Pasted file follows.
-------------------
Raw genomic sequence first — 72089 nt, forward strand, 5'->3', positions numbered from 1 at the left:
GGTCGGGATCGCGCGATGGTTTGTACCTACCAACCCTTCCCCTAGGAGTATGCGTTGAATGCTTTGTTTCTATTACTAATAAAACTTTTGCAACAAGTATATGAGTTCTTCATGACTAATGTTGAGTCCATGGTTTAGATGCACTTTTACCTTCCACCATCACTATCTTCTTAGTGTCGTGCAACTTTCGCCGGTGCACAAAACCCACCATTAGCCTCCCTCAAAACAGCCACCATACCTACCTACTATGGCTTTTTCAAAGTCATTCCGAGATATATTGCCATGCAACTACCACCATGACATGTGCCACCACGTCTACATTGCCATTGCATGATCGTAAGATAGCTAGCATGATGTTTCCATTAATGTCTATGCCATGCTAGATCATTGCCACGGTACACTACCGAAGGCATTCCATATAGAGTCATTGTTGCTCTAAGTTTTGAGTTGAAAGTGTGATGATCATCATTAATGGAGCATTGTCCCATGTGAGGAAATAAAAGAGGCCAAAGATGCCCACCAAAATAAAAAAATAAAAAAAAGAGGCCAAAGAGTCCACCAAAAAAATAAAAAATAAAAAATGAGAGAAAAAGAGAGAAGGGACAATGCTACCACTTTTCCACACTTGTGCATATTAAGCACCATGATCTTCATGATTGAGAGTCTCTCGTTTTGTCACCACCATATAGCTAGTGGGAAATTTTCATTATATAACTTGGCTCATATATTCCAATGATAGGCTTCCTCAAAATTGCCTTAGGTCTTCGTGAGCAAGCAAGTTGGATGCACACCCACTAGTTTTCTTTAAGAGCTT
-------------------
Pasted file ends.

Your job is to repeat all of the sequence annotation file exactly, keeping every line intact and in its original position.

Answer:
Raw genomic sequence first — 72089 nt, forward strand, 5'->3', positions numbered from 1 at the left:
GGTCGGGATCGCGCGATGGTTTGTACCTACCAACCCTTCCCCTAGGAGTATGCGTTGAATGCTTTGTTTCTATTACTAATAAAACTTTTGCAACAAGTATATGAGTTCTTCATGACTAATGTTGAGTCCATGGTTTAGATGCACTTTTACCTTCCACCATCACTATCTTCTTAGTGTCGTGCAACTTTCGCCGGTGCACAAAACCCACCATTAGCCTCCCTCAAAACAGCCACCATACCTACCTACTATGGCTTTTTCAAAGTCATTCCGAGATATATTGCCATGCAACTACCACCATGACATGTGCCACCACGTCTACATTGCCATTGCATGATCGTAAGATAGCTAGCATGATGTTTCCATTAATGTCTATGCCATGCTAGATCATTGCCACGGTACACTACCGAAGGCATTCCATATAGAGTCATTGTTGCTCTAAGTTTTGAGTTGAAAGTGTGATGATCATCATTAATGGAGCATTGTCCCATGTGAGGAAATAAAAGAGGCCAAAGATGCCCACCAAAATAAAAAAATAAAAAAAAGAGGCCAAAGAGTCCACCAAAAAAATAAAAAATAAAAAATGAGAGAAAAAGAGAGAAGGGACAATGCTACCACTTTTCCACACTTGTGCATATTAAGCACCATGATCTTCATGATTGAGAGTCTCTCGTTTTGTCACCACCATATAGCTAGTGGGAAATTTTCATTATATAACTTGGCTCATATATTCCAATGATAGGCTTCCTCAAAATTGCCTTAGGTCTTCGTGAGCAAGCAAGTTGGATGCACACCCACTAGTTTTCTTTAAGAGCTT